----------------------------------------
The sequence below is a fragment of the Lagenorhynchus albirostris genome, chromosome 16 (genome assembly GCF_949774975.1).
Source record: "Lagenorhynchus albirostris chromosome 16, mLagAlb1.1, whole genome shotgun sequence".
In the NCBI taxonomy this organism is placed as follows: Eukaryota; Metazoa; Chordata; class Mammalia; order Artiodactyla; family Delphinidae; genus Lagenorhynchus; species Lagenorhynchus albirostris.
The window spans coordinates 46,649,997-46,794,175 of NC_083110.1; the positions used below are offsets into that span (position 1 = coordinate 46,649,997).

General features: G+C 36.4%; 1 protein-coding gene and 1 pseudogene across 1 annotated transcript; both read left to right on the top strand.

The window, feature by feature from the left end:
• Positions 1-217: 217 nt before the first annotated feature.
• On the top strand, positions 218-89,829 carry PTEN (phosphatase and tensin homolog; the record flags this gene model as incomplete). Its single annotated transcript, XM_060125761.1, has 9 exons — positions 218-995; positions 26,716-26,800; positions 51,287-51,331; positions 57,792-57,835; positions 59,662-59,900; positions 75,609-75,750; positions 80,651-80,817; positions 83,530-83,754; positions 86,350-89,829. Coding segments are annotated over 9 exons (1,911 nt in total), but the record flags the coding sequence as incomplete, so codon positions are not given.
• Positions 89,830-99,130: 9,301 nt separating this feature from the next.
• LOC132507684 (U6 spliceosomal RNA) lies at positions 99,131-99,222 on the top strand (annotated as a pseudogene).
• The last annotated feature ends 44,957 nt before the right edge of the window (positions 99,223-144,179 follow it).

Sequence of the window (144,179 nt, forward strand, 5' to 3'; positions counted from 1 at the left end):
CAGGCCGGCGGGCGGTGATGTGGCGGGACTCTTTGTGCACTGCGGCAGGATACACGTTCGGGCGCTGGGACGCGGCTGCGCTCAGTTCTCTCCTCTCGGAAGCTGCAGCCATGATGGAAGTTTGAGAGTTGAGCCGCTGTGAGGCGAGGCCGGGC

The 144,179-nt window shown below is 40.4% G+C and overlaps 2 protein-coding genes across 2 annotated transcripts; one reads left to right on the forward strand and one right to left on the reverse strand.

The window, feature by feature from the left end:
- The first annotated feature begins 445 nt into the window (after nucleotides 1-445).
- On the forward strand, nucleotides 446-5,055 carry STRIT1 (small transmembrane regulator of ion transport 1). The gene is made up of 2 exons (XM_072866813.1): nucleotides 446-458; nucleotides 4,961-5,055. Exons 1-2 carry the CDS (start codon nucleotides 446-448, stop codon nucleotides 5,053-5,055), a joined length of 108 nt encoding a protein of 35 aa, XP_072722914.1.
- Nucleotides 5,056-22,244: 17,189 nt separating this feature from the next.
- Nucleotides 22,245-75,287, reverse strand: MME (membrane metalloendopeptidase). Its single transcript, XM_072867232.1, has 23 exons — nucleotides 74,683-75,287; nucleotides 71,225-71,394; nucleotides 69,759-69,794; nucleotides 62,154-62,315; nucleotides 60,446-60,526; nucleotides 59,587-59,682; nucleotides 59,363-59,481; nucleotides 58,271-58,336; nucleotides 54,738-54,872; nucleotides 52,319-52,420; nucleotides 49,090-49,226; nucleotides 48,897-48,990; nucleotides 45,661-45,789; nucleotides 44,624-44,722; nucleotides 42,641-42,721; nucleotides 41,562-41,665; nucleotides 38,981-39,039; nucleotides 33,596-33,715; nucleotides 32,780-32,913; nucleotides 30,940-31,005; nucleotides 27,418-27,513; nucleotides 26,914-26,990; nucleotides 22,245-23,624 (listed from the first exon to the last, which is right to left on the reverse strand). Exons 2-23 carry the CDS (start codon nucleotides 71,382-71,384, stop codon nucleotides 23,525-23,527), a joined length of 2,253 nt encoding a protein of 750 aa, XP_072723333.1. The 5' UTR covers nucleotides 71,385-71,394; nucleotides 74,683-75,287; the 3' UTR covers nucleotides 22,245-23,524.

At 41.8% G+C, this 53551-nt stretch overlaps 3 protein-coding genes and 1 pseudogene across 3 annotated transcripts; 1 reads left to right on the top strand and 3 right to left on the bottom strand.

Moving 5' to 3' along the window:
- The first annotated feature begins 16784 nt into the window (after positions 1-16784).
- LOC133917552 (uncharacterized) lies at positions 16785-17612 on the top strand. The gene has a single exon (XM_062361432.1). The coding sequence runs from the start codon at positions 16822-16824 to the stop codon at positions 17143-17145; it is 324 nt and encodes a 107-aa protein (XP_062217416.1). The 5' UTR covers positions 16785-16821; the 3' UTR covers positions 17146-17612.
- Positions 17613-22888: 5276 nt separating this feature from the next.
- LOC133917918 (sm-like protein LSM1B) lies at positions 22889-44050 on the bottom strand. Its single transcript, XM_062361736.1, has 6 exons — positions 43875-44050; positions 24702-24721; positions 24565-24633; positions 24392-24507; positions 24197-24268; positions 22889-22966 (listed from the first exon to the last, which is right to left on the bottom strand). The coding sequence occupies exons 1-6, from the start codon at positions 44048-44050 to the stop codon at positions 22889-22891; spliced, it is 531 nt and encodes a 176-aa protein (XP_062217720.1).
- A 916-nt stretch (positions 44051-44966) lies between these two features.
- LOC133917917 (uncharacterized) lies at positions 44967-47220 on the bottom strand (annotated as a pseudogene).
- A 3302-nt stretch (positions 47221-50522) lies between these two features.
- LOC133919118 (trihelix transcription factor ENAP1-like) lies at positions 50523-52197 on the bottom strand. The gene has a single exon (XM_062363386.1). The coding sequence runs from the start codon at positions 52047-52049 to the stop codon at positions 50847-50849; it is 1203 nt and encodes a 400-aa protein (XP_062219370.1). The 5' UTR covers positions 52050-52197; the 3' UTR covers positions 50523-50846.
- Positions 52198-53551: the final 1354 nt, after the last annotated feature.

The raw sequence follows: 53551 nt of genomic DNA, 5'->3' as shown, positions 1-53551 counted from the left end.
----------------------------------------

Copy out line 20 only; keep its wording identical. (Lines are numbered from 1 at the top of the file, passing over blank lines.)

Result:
At 41.8% G+C, this 53551-nt stretch overlaps 3 protein-coding genes and 1 pseudogene across 3 annotated transcripts; 1 reads left to right on the top strand and 3 right to left on the bottom strand.